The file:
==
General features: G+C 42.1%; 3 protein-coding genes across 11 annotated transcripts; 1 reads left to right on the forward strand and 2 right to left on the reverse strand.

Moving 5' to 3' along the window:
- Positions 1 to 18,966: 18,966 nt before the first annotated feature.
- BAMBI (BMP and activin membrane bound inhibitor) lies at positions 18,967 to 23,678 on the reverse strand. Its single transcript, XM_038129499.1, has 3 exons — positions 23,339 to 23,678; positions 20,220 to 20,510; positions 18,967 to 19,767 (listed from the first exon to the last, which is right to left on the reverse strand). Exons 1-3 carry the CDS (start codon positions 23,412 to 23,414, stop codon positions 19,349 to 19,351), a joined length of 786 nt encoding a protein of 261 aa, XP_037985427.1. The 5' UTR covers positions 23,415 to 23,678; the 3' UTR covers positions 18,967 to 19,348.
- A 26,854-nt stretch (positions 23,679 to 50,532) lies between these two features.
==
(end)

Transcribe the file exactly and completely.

General features: G+C 42.1%; 3 protein-coding genes across 11 annotated transcripts; 1 reads left to right on the forward strand and 2 right to left on the reverse strand.

Moving 5' to 3' along the window:
- Positions 1 to 18,966: 18,966 nt before the first annotated feature.
- BAMBI (BMP and activin membrane bound inhibitor) lies at positions 18,967 to 23,678 on the reverse strand. Its single transcript, XM_038129499.1, has 3 exons — positions 23,339 to 23,678; positions 20,220 to 20,510; positions 18,967 to 19,767 (listed from the first exon to the last, which is right to left on the reverse strand). Exons 1-3 carry the CDS (start codon positions 23,412 to 23,414, stop codon positions 19,349 to 19,351), a joined length of 786 nt encoding a protein of 261 aa, XP_037985427.1. The 5' UTR covers positions 23,415 to 23,678; the 3' UTR covers positions 18,967 to 19,348.
- A 26,854-nt stretch (positions 23,679 to 50,532) lies between these two features.